|Literature||All texts and references will be available on Moodle. To follow the most recent developments in this rapidly evolving field follow the following experts on Twitter:|
|Prerequisites / Notice||The course builds on the course Bio IA, in particular on that course's content regarding genetics and genomics. The course is based on self-learning units on Moodle, input lectures by experts from D-BIOL and exercises.|
|551-1300-00L||Cause and Consequences of Unstable Genomes |
Number of participants limited to 12.
The enrolment is done by the D-BIOL study administration.
|6 credits||7G||J. Fernandes de Matos, Y. Barral, C. Beyer, K. Bomblies, M. Jagannathan, R. Kroschewski|
|Abstract||The course will introduce students to key concepts and laboratory research within the broad field of "Genome stability".|
|Objective||Students will learn to design, apply and evaluate current research strategies in a wide range of modern research areas encompassing the broad field of "Genome stability".|
|Content||The course will consist of lectures, practical laboratory work in small groups, informal progress report sessions, and preparation and presentation of a poster. Lectures will be presented mainly at the start of the course to expose students to key concepts and techniques in the field. Students will team into small groups and work in one laboratory for the rest of the course. Students will meet regularly for informal "progress report" discussions of their projects. Student performance will be assessed based on the quality of their practical work, a written exam on frontal lecture material, and a poster presentation of their practical work.|
|Literature||Documentation and recommended literature in the form of review articles and selected primary literature will be provided during the course.|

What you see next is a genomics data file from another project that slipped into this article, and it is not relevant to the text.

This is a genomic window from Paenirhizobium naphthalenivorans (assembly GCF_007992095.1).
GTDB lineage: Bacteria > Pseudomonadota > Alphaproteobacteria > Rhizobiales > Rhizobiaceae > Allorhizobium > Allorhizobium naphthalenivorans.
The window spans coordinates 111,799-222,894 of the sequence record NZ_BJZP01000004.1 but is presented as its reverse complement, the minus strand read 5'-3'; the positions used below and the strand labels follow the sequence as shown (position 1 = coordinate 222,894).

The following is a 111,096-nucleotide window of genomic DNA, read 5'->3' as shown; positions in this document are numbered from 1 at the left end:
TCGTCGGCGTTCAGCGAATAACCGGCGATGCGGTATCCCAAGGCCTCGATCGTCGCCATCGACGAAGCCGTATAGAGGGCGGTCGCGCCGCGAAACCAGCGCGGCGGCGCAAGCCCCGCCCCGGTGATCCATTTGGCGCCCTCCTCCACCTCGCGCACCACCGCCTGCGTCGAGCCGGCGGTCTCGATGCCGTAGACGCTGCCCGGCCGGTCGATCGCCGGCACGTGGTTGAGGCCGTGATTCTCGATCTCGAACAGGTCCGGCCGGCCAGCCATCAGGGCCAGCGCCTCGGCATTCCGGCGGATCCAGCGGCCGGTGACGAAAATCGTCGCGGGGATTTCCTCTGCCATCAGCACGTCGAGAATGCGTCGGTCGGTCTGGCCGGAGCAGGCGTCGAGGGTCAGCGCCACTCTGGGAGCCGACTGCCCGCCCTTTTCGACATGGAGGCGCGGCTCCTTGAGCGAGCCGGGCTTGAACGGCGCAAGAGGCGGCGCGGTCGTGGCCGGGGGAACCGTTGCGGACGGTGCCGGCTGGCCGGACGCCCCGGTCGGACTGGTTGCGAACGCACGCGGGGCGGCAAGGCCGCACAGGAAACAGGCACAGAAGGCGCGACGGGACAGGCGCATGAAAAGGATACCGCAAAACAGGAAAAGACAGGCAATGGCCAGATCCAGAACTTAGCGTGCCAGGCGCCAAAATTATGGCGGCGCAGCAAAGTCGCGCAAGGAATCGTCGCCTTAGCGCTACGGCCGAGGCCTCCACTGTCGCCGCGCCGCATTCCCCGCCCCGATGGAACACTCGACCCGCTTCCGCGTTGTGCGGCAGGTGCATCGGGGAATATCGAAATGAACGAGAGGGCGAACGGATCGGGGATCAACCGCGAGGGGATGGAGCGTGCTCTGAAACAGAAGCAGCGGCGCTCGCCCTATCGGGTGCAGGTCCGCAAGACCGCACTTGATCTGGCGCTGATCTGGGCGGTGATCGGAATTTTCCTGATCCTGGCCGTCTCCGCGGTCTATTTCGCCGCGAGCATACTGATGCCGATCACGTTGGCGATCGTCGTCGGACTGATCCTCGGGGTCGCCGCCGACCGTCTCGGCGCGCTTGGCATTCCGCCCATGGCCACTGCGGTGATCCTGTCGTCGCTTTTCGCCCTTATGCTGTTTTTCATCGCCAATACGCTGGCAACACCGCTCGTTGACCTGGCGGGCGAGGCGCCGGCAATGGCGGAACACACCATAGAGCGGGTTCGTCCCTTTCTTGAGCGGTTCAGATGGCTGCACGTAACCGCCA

|Prerequisites / Notice||This course will be taught in English.|
|551-1312-00L||RNA-Biology II |
Number of participants limited to 16.
The enrolment is done by the D-BIOL study administration.
|6 credits||7G||S. Jonas, F. Allain, C. Beyer, U. Kutay, O. Voinnet, K. Weis|
|Abstract||Introduction to the diversity of current RNA-research at all levels from structural biology to systems biology using mainly model systems like S. cerevisiae (yeast), mammalian cells.|
|Objective||The students will obtain an overview about the diversity of current RNA-research. They will learn to design experiments and use techniques necessary to analyze different aspects of RNA biology. Through lectures and literature seminars, they will learn about the burning questions of RNA research and discuss approaches to address these questions experimentally. In practical lab projects the students will work in one of the participating laboratories. Finally, they will learn how to present and discuss their data in an appropriate manner. Student assessment is a graded semester performance based on individual performance in the laboratory, the written exam and the project presentation.|
|Lecture notes||Relevant material from the lectures will be made available during the course via the corresponding Moodle page.|
|Literature||Documentation and recommended literature will be provided at the beginning and during the course.|